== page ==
Indication of New Physics from the Belle Experiment
August 13, 2003
High Energy Accelerator Research Organization (KEK)

    The High Energy Accelerator Research Organization (KEK) announced that the Belle collaboration, an international research team working at the KEKB accelerator, found evidence for a new phenomenon that cannot be explained by the Standard Model of elementary particles.

    The KEKB accelerator is a device for generating a large number of very shortlived subatomic particles called B mesons as well as their anti-matter counterparts. These particles, each with a mass somewhat greater than that of the helium atom, disintegrate after about a few trillionths of a second into lighter and more long-lived daughters, and these decay products are detected by the Belle detector.

    Studies of these B meson decays play a crucial role in our understanding of the behavior of matter at its most elementary level, notably in investigating the origin of the tiny difference that is known to exist between matter and anti-matter, called CP violation.

    The first clear evidence that such CP violation occurs in B meson decays was reported two years ago by the Belle and the BaBar collaborations, the latter working at the Stanford Linear Accelerator Center in California. Since then, the Belle team has been expanding the scope of its investigation into the ways that CP violation might manifest itself. A new and surprising finding has arisen recently in the course of this work.

    In one particular and infrequent process, the B meson (or its anti-matter counterpart) decays into exactly two daughters named the J/y meson and the KS meson, and the size of the CP violation is characterized by a quantity called sin2f1. (This quantity would be zero if there were no CP violation, but could be as strong as ±1 according to the Standard Model.) This quantity is now known to be 0.731 with an accuracy of ± 0.056, and is in excellent agreement with what can be inferred indirectly from a host of other data with the assumption of one single source of CP violation as envisioned by M. Kobayashi and T. Maskawa in 1973.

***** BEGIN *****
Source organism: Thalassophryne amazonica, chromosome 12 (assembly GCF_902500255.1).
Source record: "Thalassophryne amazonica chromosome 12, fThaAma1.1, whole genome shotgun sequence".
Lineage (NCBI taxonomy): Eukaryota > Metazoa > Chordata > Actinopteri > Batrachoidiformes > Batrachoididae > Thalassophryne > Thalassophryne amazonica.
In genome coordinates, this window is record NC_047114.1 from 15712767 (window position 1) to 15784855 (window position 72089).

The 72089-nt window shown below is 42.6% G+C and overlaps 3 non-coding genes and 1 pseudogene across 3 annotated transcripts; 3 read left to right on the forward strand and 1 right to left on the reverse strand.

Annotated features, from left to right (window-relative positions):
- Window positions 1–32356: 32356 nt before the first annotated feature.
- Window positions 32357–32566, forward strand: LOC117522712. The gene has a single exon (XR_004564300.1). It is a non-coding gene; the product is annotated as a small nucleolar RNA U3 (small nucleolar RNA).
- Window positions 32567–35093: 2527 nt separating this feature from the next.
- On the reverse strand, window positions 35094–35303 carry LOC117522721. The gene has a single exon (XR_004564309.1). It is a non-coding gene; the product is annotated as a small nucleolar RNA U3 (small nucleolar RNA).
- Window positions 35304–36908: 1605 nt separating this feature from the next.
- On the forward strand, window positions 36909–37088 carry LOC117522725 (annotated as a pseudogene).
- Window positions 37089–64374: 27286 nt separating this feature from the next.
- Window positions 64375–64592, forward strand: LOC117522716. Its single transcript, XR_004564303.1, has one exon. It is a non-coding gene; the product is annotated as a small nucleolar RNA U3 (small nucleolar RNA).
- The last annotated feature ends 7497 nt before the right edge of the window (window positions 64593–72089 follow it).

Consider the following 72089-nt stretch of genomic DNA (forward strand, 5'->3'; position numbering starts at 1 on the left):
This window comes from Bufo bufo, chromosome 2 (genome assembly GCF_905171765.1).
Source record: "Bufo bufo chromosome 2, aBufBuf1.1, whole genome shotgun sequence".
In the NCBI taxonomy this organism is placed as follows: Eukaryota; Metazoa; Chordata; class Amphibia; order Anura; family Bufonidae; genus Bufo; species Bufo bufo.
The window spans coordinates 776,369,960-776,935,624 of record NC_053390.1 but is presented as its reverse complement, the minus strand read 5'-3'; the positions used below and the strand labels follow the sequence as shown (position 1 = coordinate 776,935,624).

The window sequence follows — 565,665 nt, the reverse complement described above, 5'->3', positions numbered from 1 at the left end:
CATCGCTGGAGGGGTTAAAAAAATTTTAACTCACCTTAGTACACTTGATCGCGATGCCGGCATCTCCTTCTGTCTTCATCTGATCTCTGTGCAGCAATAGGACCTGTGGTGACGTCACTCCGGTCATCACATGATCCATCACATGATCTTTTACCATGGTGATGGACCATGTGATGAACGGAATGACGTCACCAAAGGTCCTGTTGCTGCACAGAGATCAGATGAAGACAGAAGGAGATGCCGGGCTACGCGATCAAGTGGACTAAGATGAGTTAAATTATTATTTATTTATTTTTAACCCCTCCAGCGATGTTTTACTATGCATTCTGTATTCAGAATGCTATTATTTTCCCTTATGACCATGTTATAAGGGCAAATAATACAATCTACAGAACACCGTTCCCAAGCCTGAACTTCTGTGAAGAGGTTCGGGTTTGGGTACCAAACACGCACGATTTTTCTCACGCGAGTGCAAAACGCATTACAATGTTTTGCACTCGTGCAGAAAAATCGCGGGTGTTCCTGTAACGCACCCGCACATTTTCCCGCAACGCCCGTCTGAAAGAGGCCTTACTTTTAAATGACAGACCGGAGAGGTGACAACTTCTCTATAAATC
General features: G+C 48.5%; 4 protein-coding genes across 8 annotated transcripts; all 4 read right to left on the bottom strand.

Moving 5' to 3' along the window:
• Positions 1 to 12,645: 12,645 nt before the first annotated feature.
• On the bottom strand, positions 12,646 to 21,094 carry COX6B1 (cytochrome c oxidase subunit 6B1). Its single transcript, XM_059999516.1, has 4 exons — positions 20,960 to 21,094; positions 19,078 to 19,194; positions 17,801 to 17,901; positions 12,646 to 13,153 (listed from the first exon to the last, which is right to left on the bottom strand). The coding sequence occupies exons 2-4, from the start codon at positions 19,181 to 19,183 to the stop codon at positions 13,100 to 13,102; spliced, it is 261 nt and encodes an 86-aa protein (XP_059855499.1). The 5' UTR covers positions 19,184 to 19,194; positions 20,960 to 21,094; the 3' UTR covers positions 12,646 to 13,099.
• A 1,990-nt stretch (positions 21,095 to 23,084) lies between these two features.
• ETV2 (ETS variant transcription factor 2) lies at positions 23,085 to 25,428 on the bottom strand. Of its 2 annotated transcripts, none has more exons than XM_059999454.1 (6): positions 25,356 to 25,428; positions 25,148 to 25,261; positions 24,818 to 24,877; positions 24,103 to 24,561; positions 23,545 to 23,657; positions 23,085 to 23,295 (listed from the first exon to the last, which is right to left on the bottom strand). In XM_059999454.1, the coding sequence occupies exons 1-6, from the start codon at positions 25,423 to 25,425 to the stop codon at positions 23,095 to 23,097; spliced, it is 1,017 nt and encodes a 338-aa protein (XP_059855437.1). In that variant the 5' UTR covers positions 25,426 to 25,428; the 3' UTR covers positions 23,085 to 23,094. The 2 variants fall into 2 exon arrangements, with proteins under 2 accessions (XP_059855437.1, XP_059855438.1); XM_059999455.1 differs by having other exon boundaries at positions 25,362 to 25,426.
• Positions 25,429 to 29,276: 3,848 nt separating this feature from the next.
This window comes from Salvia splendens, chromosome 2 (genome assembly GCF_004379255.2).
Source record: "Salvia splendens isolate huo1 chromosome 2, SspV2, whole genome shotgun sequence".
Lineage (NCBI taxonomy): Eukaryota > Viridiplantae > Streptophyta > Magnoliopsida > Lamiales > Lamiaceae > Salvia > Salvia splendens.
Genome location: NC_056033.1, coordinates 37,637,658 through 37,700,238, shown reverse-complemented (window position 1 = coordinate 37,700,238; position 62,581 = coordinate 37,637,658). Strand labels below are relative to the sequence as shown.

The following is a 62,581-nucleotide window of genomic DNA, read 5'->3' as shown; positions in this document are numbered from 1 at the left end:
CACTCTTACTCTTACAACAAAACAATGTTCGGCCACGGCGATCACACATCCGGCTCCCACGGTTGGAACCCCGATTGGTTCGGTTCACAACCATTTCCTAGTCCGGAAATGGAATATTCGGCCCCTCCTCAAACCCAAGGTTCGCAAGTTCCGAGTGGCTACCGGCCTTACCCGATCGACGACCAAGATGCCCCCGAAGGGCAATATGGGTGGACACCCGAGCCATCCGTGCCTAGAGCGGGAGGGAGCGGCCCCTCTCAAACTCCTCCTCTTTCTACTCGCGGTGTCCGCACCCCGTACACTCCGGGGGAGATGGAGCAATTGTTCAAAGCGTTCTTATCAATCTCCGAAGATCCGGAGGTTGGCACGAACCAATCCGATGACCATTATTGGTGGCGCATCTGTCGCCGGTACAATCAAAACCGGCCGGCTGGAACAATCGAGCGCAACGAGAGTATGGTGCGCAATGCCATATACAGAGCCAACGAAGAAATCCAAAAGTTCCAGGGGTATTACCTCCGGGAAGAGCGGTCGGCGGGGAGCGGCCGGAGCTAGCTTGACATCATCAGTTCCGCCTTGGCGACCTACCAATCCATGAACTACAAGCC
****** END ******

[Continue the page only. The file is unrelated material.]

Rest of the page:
If the Standard Model is correct, several other rarer B meson decay processes will show CP violation of a size that is determined by this same sin2f1.

    Using the entire data sample of 150 million pairs of B and anti-B mesons recorded over the past four years, the Belle team found 68 cases of an alternate CP-sensitive process where the B meson decays into a f meson plus a KS meson. Surprisingly, the measurement of sin2f1 in this process gave -0.96±0.50, in contrast to the well established value of +0.731 ± 0.056.

    The observed asymmetry data, from which the value of sin2f1 is determined, is shown in Figure 1. The observed asymmetry data shown by the dots (with vertical lines) are clearly different from what is expected by the Standard Model, whose prediction is indicated by the smooth dotted curve. The probability of obtaining the observed value of -0.96 ± 0.50 as a statistical fluctuation from the value of +0.731 ± 0.056 is less than 0.1%.

    The B -> f + KS decay is known to occur through a process involving so-called "quantum fluctuations" where the beauty quark within the B meson splits, for a brief instant, into a top quark and a W boson.(see Figure 2) It is possible, although not incorporated in the Standard Model, that the top quark and/or W boson in this quantum fluctuation could be replaced occasionally by new particles that have been postulated but never seen. Their hidden presence here might appear as the anomalous value for sin2f1 now observed by the Belle group for this decay mode.

    The Standard Model has enjoyed overwhelming success since it was conceived roughly 30 years ago. Although it is too soon to draw firm conclusions, Belle's new observation may impose a serious challenge to this theory if it is confirmed when additional data are acquired. Even as it now stands, it is the most serious discrepancy with the Standard Model, and may, for example, be hinting at the existence of supersymmetric particles or something even more exotic. Detailed investigations of this phenomenon and related processes with larger B meson samples are now a top priority in high energy physics.

Figure 1
Figure 1

    The observed asymmetry data, from which the value of sin2f1 is determined, is plotted at each interval of the decay time. The dots (with vertical lines) show the observed asymmetry data. The smooth dotted curve indicates what one would expect from the Standard Model, whereas the smooth solid curve indicates how the observed data behaves.

Figure 2
Figure 2

    The Standard Model loop diagram that is known to cause a B meson to decay into f and KS mesons. In this diagram, time progresses from left to right; each solid line represents a particular quark flavor, while the wavy line within the "quantum fluctuation" loop represents the W boson. If only Standard Model particles appear in this diagram, the size of the CP violation in this decay is given by the established value of sin2f1.

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